Pro-Iran protesters torch Kurd party offices in Baghdad

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A member of the Iraqi security forces intervenes as demonstrators, supporters of the Hashed al Shaabi, burn down the Kurdish Democratic Party's headquarters in the capital Baghdad on October 17, 2020. (AFP)
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Iraqi demonstrators, supporters of the Hashed Al-Shaabi, tear up a portrait of Masoud Barzani, former leader of the Kurdistan Democratic Party, as they burn and ransack the party's headquarters in the capital Baghdad on October 17, 2020. (AFP)
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Iraqi demonstrators, supporters of the Hashed al Shaabi, burn down the Kurdish Democratic Party's headquarters in the capital Baghdad on October 17, 2020. (AFP)
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Iraqi security forces intervene as demonstrators, supporters of the Hashed Al-Shaabi, burn down the Kurdish Democratic Party's headquarters in the capital Baghdad on October 17, 2020. (AFP)
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Updated 17 October 2020

Pro-Iran protesters torch Kurd party offices in Baghdad

  • Protesters burned Kurdish flags while others carried posters of Iranian general Qasem Soleimani and his Iraqi lieutenant Abu Mahdi Al-Muhandis
  • Hoshyar Zebari said the government needed to “clean up the Green Zone from the presence of Hashed militias”

BAGHDAD: Supporters of Hashed Al-Shaabi, an Iraqi paramilitary network dominated by Iran-backed factions, Saturday burned down the main Kurdish party’s headquarters in Baghdad after criticism from a Kurdish ex-minister.
Hundreds of Hashed demonstrators swept past a security detail and stormed into the offices of the Kurdistan Democratic Party (KDP), which runs the Kurdish autonomous region in northern Iraq, and torched them.
Protesters burned Kurdish flags while others carried posters of Iranian general Qasem Soleimani and his Iraqi lieutenant Abu Mahdi Al-Muhandis, who were killed in a US drone strike in Baghdad last January.
The Hashed paramilitaries were formed in 2014 from mostly-Shiite armed groups and volunteers to fight Daesh.
Hashed has since been formally integrated into Iraq’s armed forces and has representation in parliament, and it has spawned several ideologically affiliated armed groups.
Earlier this month, Hoshyar Zebari, Iraq’s longtime former foreign minister and a key Kurdish power-broker, said the government needed to “clean up the Green Zone (in Baghdad) from the presence of Hashed militias.”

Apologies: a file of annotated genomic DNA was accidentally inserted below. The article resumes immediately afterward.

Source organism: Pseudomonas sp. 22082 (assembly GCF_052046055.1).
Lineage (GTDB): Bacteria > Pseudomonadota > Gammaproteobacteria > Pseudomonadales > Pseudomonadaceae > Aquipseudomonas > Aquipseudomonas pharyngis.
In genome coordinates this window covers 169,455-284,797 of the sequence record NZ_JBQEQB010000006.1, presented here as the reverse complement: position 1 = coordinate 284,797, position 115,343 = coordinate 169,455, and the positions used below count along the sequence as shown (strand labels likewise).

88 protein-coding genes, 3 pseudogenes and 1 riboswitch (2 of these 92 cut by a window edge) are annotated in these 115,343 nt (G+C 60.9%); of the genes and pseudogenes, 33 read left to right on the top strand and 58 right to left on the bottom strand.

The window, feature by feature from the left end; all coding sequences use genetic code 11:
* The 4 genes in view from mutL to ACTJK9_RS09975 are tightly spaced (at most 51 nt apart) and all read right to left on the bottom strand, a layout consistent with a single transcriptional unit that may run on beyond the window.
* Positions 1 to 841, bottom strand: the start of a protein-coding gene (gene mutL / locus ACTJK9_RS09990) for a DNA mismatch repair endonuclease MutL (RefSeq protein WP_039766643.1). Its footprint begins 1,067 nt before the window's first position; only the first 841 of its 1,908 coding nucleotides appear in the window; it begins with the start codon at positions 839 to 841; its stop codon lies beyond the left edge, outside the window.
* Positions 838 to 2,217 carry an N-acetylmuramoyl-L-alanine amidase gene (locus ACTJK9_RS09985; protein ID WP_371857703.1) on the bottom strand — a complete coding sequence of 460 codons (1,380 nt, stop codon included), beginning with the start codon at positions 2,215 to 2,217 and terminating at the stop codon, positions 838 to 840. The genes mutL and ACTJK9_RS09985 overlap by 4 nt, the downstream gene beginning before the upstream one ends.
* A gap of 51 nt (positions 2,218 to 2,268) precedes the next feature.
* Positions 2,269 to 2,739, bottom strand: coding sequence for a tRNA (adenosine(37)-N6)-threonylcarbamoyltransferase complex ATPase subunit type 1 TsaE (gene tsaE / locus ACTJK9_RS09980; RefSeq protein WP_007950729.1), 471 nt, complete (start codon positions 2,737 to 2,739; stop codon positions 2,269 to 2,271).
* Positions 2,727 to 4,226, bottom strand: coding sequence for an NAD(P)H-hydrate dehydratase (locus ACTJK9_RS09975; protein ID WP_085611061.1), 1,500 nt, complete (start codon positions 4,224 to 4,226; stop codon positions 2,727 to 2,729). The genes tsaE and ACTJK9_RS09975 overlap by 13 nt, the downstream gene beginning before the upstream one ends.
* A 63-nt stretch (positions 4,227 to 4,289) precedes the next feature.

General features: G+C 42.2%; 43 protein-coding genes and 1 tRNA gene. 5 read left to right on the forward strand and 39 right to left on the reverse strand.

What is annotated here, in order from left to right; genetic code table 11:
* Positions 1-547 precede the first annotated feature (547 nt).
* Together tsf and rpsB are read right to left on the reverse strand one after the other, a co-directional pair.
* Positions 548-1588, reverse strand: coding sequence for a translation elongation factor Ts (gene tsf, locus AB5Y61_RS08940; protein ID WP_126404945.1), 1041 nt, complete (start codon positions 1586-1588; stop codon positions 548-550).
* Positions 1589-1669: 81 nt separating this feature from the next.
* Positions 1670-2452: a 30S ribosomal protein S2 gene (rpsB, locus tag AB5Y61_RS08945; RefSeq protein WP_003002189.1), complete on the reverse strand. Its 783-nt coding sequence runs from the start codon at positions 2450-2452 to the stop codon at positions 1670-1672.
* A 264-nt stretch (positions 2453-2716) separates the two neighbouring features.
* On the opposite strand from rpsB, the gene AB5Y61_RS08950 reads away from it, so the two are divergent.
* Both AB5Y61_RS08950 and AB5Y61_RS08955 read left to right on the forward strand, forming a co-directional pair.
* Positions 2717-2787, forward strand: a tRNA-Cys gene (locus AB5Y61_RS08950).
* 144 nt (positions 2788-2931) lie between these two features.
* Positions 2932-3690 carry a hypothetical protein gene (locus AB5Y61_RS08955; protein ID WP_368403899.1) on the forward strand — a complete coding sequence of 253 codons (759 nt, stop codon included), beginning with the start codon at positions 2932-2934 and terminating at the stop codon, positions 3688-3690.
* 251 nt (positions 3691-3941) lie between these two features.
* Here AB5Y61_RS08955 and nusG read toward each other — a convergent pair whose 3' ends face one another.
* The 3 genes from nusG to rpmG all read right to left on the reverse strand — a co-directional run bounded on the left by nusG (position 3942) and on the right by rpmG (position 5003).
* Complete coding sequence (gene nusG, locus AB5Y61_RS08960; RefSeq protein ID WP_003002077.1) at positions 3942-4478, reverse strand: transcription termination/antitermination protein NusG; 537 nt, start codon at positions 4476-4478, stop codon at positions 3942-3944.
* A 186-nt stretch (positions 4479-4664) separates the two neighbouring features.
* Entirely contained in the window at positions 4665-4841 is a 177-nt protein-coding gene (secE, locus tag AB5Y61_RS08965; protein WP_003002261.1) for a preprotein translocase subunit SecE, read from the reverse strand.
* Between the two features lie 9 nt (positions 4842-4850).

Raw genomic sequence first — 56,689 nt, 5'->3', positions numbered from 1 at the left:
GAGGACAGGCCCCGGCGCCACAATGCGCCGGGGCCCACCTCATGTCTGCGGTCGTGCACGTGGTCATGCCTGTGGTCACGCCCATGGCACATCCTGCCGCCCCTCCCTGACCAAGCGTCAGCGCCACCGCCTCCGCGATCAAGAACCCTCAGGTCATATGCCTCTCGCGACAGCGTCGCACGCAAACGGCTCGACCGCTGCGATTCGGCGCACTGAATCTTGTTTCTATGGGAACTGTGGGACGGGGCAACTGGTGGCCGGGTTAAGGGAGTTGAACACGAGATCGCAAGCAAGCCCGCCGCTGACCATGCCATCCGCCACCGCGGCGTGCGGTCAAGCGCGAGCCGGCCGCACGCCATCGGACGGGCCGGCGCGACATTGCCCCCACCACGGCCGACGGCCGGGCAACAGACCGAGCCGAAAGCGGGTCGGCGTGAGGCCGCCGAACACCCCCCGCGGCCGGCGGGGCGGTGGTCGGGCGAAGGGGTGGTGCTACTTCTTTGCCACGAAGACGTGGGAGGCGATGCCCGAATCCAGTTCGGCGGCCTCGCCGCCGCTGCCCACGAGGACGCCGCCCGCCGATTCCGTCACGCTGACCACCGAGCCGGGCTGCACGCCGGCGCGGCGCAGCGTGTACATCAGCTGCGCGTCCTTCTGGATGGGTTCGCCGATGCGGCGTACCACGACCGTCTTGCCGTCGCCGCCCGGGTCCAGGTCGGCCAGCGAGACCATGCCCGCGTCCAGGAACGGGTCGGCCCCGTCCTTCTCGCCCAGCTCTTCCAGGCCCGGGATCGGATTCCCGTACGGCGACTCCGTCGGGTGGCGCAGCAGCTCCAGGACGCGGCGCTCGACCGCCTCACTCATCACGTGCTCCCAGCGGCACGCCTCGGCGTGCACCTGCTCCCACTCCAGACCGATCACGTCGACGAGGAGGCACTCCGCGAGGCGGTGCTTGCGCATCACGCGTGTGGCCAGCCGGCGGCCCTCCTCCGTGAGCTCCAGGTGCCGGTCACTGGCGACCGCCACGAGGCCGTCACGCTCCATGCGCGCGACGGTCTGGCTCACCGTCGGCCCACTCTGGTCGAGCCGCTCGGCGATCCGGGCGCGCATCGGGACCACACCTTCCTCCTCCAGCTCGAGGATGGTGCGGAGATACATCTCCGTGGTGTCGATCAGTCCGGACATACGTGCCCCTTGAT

They were operating “outside the law,” Zebari, a KDP member, said in comments to the US-funded Al-Hurra television.
Vian Sabry, head of the KDP bloc in parliament, condemned Saturday’s attack.
“This isn’t a protest because protests are supposed to be peaceful as per the constitution,” she told AFP.
She blamed “unaccountable factions for being behind such acts,” without elaborating.
On October 1, Kurdish authorities accused Hashed militants of firing rockets at the airport in Irbil, the capital city of Iraqi Kurdistan, where US troops are based.
Around 90 rocket attacks have targeted the US presence in Iraq since the January drone strike, with several claimed by pro-Iran factions.


Turkey condemns Iran scientist killing as ‘terrorism’

Updated 29 November 2020

Turkey condemns Iran scientist killing as ‘terrorism’

ISTANBUL: Turkey said Sunday that the killing of a key Iranian nuclear scientist was an act of “terrorism” that “upsets peace in the region.”
“We regret the death of Mohsen Fakhrizadeh following an armed attack. We condemn this heinous murder and offer our condolences to the Iranian government and the dead man’s relatives,” Ankara’s foreign ministry said in a statement.
“Turkey is against all initiatives aimed at disrupting peace in the region and against all forms of terrorism, no matter who their perpetrator or target are.”
Ankara also urged “all parties to act with common sense and restraint.”
Fakhrizadeh, 59, was killed on Friday in a car bomb and gun attack against his own vehicle, the Iranian defense ministry said.
It added that he had been head of the ministry’s research and innovation department.
Tehran has accused Israel and the US of being behind Fakhrizadeh’s killing.
Neighbouring Turkey and Iran are regional powers with a history of complex relations.
While they often line up on opposing sides, recent years have seen them build up cooperation in some areas like energy.